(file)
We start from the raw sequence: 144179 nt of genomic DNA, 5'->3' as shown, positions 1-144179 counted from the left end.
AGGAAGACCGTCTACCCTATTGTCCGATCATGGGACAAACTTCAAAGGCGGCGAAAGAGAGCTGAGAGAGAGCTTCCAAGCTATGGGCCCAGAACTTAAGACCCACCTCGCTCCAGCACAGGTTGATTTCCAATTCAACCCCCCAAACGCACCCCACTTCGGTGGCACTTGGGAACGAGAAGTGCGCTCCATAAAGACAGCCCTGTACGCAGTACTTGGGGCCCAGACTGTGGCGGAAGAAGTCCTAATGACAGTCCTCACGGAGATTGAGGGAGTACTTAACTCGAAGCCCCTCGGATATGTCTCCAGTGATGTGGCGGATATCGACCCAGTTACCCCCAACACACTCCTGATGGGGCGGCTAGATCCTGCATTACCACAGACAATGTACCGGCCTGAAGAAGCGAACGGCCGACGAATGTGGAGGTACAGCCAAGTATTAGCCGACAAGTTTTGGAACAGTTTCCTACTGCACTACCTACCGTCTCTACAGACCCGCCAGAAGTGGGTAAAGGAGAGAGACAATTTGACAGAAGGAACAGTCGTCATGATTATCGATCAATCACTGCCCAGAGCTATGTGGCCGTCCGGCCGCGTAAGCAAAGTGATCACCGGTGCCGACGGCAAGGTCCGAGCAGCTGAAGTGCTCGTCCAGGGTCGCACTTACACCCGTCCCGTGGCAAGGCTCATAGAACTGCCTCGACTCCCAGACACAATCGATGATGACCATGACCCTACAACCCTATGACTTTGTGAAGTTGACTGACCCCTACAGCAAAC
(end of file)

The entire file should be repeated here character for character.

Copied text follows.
We start from the raw sequence: 144179 nt of genomic DNA, 5'->3' as shown, positions 1-144179 counted from the left end.
AGGAAGACCGTCTACCCTATTGTCCGATCATGGGACAAACTTCAAAGGCGGCGAAAGAGAGCTGAGAGAGAGCTTCCAAGCTATGGGCCCAGAACTTAAGACCCACCTCGCTCCAGCACAGGTTGATTTCCAATTCAACCCCCCAAACGCACCCCACTTCGGTGGCACTTGGGAACGAGAAGTGCGCTCCATAAAGACAGCCCTGTACGCAGTACTTGGGGCCCAGACTGTGGCGGAAGAAGTCCTAATGACAGTCCTCACGGAGATTGAGGGAGTACTTAACTCGAAGCCCCTCGGATATGTCTCCAGTGATGTGGCGGATATCGACCCAGTTACCCCCAACACACTCCTGATGGGGCGGCTAGATCCTGCATTACCACAGACAATGTACCGGCCTGAAGAAGCGAACGGCCGACGAATGTGGAGGTACAGCCAAGTATTAGCCGACAAGTTTTGGAACAGTTTCCTACTGCACTACCTACCGTCTCTACAGACCCGCCAGAAGTGGGTAAAGGAGAGAGACAATTTGACAGAAGGAACAGTCGTCATGATTATCGATCAATCACTGCCCAGAGCTATGTGGCCGTCCGGCCGCGTAAGCAAAGTGATCACCGGTGCCGACGGCAAGGTCCGAGCAGCTGAAGTGCTCGTCCAGGGTCGCACTTACACCCGTCCCGTGGCAAGGCTCATAGAACTGCCTCGACTCCCAGACACAATCGATGATGACCATGACCCTACAACCCTATGACTTTGTGAAGTTGACTGACCCCTACAGCAAAC